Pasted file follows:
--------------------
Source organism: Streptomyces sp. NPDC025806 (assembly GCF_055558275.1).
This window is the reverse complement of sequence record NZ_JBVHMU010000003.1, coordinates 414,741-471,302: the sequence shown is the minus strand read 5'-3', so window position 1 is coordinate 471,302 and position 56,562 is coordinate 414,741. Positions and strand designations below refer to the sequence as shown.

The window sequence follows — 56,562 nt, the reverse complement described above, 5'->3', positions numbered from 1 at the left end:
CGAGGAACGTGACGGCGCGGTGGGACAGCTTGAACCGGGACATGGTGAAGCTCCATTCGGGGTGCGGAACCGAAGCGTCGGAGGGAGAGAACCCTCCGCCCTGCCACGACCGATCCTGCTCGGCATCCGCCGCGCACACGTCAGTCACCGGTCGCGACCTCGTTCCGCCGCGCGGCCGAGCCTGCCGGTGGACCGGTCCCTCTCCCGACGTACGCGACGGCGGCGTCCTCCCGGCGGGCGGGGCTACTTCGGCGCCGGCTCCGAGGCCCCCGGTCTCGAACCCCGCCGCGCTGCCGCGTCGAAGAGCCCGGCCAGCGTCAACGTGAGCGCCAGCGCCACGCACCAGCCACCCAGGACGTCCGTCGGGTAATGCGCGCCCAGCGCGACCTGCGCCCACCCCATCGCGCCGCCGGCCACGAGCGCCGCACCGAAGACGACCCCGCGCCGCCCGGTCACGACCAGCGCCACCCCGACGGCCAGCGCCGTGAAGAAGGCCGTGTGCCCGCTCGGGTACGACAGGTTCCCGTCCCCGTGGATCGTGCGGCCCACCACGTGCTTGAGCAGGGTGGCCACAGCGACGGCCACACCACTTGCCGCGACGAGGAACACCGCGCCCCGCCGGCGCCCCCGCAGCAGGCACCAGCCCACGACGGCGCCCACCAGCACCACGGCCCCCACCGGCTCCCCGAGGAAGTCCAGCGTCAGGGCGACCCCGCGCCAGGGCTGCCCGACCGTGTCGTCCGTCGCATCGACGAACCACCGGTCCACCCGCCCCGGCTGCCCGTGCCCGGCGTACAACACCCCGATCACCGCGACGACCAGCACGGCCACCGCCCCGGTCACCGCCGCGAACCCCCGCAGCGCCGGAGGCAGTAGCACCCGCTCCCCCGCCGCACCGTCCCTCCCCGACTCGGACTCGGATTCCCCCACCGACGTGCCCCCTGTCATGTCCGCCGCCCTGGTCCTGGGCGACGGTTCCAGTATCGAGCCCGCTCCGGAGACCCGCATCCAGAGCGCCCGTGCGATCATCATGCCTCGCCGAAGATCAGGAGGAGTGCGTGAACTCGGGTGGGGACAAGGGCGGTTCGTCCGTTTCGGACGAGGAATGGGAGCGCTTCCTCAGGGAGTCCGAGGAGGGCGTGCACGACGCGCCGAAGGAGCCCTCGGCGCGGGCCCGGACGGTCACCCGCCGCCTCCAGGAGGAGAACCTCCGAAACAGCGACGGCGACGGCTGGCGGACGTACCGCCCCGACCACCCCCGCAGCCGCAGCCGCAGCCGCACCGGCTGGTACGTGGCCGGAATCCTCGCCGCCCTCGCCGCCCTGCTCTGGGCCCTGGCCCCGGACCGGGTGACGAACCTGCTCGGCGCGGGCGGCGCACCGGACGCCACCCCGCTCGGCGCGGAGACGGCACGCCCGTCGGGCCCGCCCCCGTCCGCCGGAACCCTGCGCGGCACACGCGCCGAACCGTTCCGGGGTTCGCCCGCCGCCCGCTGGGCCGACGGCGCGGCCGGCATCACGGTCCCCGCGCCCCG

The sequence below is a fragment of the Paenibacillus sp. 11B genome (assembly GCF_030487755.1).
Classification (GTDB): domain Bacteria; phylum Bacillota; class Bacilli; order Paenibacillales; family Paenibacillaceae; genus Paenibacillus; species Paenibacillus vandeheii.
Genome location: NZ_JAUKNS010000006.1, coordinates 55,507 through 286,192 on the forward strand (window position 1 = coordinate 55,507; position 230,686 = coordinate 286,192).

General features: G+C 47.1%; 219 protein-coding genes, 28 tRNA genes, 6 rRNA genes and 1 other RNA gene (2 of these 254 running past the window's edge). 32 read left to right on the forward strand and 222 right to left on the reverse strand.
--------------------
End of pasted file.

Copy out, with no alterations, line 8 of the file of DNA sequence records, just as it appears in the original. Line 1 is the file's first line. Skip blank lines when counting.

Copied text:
General features: G+C 47.1%; 219 protein-coding genes, 28 tRNA genes, 6 rRNA genes and 1 other RNA gene (2 of these 254 running past the window's edge). 32 read left to right on the forward strand and 222 right to left on the reverse strand.